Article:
As per the comments of Dr. Acevedo, my only concern regarding some perceptions raised during the C.P. negotiation on LMOs, is that with some frequency we escaped to dystopy, imagining dantescous risks and even disasters not compatible with the real nature of current LMOs.
This is the reason why I preach in favor of a stricto senso definition of "Synthetic Biology" and its relationship with Biodiversity. The coevolution of Artificial Biology/Artificial Intelligence with the native biodiversity will certainly raise intersting e even significant reasons for developing risk analysis and risk assessment.
Why? Because as an evolutionary species, H.sapiens has been able to not only compete - in the darwinian sense - but also intervene in the genetic structure of other organisms and populations. Now, H.sapiens is able to design, build and operate Artificial Biology with new modalities of built in intelligence. This is a very impressive evolutionary step.
I agree with Dr. Freemont on the convenience of examining historical parallel discussions and debates, in order to evitate some level of dystopy during the legislation construction.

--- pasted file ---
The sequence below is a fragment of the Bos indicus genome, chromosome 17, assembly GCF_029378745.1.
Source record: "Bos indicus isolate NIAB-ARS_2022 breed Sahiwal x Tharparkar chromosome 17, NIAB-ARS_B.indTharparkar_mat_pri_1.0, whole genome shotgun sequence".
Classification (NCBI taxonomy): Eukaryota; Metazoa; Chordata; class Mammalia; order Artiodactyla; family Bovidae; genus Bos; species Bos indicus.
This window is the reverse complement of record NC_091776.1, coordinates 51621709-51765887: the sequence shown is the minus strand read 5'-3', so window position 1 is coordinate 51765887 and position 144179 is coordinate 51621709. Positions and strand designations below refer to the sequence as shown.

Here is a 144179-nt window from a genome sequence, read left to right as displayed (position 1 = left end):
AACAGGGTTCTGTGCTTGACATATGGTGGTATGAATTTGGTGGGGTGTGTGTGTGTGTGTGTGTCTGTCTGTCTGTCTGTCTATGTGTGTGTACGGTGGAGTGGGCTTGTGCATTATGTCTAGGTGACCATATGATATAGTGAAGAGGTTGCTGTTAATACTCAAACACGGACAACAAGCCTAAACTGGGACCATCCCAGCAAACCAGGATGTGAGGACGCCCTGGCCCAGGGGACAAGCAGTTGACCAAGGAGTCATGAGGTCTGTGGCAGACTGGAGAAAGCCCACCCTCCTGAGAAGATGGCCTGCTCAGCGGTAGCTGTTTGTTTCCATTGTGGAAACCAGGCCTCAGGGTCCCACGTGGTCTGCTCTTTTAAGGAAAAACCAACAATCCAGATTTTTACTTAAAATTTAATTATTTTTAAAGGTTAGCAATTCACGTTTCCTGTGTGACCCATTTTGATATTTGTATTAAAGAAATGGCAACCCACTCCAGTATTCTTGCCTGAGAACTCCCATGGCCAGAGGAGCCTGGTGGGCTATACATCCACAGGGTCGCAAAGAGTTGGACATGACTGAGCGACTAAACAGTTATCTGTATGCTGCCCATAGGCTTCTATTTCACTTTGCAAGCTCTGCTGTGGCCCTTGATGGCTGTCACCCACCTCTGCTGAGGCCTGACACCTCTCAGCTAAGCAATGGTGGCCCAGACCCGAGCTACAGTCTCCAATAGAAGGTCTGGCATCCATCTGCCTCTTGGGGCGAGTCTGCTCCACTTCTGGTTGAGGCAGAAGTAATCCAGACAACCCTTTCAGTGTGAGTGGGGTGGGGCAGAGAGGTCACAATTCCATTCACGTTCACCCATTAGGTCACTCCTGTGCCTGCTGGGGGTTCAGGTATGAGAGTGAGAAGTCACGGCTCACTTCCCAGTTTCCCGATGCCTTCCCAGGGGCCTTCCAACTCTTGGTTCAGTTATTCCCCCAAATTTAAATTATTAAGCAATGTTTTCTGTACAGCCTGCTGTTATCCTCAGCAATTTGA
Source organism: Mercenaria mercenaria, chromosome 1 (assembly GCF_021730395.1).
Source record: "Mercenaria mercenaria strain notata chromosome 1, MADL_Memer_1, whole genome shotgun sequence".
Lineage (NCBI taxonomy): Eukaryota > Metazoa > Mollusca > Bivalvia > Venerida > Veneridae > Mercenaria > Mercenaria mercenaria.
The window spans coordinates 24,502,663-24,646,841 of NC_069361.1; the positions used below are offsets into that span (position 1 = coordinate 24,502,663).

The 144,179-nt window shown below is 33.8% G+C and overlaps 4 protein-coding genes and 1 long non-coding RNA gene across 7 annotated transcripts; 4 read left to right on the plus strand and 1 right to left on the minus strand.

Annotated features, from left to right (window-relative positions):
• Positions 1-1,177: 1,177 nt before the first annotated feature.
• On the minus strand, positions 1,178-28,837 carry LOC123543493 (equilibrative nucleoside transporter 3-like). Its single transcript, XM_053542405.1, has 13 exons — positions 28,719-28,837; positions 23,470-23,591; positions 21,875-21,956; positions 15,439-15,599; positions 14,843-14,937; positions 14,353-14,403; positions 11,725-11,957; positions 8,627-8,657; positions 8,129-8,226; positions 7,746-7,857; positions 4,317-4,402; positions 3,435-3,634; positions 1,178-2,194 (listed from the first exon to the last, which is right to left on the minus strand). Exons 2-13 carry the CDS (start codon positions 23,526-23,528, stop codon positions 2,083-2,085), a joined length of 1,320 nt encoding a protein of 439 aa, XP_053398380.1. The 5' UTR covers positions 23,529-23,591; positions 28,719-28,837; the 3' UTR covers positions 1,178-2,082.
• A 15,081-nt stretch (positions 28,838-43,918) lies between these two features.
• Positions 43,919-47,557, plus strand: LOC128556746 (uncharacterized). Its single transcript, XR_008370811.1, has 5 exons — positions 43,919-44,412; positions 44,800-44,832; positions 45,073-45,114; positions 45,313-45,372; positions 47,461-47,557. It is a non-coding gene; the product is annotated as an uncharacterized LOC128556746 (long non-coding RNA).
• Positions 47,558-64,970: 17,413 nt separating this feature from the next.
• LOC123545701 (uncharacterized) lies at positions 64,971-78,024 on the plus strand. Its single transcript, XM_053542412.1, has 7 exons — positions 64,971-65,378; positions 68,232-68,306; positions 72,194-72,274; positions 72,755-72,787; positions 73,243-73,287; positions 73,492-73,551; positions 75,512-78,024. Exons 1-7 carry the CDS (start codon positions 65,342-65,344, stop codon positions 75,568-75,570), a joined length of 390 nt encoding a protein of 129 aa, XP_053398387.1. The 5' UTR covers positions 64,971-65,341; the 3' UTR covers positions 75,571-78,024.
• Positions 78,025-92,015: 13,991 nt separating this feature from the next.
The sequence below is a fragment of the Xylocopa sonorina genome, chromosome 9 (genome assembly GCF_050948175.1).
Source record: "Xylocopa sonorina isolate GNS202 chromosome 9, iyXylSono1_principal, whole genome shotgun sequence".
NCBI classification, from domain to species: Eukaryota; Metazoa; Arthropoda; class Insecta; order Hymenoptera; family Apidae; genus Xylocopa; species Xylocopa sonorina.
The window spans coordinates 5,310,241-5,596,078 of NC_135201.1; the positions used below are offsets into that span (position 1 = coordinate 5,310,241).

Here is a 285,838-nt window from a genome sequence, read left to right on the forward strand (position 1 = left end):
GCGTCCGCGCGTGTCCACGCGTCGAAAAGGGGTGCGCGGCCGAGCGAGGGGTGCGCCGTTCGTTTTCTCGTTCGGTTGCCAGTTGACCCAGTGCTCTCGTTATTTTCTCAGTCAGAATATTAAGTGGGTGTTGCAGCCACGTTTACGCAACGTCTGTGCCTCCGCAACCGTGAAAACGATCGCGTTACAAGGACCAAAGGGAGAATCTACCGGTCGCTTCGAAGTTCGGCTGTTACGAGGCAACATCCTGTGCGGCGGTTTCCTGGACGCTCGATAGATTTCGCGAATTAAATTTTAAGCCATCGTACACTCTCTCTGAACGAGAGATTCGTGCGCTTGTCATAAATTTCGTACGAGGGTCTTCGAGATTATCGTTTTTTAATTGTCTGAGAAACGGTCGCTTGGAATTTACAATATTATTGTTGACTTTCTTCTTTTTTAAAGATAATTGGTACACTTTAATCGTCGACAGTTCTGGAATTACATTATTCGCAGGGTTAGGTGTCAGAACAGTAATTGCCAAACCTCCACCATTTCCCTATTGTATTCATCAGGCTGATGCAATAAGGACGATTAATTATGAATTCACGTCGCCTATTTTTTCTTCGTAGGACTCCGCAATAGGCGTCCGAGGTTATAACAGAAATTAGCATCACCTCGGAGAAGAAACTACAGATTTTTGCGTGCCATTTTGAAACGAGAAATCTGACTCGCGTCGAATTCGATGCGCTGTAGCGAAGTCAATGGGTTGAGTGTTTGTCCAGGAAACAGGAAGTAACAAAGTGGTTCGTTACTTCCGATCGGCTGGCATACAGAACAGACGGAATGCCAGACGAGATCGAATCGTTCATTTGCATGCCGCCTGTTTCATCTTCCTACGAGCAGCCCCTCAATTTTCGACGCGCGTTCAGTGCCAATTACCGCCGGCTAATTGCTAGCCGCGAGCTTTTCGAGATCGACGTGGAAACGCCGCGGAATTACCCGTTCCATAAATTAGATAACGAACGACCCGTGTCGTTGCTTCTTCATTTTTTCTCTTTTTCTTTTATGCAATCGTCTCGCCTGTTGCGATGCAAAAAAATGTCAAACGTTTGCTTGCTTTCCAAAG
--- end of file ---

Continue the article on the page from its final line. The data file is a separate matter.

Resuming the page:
As per the contribution of Dr. Then, I would suggest that the first part of his definiton about Synthetic Biology could be applied to conventional breeding and traditional biotechnology. Using maize as a simple example, when I create pure inbreds, then crossing them to make hybrids, I am interfering with the specie, varieties and native genotypes.
Dr. Heams presents the question: is SB necessary for society as a whole, or only for the biotech private companies ? I kindly suggest that the same question could be applied to smart phones. However, the usefulness of this new technology has been demonstrated.
Last, as per Dr. Oldam's definition of Synthetic Biology, I think that this is a definition for Biotech in general.
posted on 2015-05-10 23:15 UTC by Mr. Joaquim A. Machado, Brazil